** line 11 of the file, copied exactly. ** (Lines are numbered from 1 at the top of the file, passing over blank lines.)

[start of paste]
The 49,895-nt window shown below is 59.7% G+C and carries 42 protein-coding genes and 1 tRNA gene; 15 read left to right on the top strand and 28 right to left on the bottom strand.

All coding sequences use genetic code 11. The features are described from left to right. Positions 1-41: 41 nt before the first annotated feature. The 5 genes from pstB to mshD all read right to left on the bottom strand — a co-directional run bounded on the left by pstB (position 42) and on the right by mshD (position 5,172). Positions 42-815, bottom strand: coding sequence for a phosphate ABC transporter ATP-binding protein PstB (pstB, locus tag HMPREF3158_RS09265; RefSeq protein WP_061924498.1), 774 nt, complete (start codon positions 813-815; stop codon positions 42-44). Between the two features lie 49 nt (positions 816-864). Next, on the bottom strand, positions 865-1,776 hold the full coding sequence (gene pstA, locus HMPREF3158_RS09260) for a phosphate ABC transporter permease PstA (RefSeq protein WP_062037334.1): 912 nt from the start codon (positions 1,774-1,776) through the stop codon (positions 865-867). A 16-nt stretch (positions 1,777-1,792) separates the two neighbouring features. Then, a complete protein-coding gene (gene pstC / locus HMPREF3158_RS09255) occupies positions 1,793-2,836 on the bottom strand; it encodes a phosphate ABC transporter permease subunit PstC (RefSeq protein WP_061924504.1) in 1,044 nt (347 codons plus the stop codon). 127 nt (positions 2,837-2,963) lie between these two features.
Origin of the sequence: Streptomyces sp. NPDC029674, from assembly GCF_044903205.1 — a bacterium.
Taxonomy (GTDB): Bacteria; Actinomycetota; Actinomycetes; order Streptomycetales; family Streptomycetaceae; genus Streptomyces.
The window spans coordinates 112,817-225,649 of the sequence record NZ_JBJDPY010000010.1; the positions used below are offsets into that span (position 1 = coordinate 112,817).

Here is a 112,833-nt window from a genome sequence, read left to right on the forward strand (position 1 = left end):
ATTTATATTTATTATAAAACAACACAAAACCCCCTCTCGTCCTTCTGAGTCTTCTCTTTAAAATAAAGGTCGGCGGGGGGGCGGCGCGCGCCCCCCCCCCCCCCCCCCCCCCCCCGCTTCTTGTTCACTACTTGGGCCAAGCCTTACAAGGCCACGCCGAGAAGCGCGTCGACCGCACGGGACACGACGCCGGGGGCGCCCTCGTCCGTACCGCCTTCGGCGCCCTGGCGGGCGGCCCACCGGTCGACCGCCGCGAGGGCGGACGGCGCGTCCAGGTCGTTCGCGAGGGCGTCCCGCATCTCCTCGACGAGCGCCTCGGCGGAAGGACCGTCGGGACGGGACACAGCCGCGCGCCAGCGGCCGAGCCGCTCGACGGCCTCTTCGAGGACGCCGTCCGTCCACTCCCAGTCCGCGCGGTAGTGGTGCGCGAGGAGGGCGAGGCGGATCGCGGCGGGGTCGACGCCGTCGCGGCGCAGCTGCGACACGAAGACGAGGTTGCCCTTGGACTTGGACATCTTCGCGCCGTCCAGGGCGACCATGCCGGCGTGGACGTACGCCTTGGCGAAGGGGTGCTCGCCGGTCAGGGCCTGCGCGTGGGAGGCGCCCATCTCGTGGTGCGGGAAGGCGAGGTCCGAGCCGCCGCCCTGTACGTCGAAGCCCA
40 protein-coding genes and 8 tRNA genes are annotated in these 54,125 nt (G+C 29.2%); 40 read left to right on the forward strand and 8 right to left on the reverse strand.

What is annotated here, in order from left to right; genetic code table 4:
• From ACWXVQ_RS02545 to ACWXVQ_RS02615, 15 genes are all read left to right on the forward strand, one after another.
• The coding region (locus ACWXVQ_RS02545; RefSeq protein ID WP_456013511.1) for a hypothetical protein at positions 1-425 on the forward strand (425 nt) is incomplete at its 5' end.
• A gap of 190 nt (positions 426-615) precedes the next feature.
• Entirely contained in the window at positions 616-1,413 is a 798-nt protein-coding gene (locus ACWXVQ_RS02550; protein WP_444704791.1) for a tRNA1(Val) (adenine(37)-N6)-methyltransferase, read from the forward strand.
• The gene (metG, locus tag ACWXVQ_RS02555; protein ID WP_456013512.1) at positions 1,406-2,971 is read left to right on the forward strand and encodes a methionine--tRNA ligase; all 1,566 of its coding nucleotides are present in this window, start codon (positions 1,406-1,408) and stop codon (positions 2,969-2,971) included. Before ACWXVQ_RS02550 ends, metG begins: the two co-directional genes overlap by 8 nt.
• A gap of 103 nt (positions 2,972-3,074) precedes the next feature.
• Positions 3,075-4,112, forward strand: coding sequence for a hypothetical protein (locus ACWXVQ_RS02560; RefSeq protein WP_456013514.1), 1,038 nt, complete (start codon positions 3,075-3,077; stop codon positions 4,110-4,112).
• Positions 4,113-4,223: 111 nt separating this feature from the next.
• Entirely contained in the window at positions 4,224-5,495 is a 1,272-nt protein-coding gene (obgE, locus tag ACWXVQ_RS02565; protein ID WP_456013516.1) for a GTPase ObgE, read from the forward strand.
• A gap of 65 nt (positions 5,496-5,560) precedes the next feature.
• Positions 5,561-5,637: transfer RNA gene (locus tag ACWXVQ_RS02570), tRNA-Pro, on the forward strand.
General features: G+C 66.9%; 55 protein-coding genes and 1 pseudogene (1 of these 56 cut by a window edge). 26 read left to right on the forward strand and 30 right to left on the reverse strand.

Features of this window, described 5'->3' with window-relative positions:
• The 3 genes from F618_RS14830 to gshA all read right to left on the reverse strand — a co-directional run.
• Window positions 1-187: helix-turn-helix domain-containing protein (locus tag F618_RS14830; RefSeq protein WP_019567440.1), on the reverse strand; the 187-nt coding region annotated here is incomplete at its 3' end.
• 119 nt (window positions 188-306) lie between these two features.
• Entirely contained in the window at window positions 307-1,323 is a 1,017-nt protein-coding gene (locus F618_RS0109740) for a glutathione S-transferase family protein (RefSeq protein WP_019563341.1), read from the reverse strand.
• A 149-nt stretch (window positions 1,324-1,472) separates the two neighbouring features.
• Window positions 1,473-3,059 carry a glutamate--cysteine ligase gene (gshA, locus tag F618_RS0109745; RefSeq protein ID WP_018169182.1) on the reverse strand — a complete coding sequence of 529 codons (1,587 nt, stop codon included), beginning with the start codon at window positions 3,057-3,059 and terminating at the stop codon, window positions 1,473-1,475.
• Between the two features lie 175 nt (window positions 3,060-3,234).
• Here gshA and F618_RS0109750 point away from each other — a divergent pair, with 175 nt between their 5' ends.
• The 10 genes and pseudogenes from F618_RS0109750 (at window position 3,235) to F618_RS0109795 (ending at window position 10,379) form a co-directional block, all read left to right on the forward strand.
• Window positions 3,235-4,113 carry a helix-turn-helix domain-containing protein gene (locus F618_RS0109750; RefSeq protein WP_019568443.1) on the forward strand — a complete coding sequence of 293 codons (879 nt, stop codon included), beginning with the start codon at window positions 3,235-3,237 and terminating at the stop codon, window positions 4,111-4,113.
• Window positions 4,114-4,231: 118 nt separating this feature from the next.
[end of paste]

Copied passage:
• The coding region (locus ACWXVQ_RS02545; RefSeq protein ID WP_456013511.1) for a hypothetical protein at positions 1-425 on the forward strand (425 nt) is incomplete at its 5' end.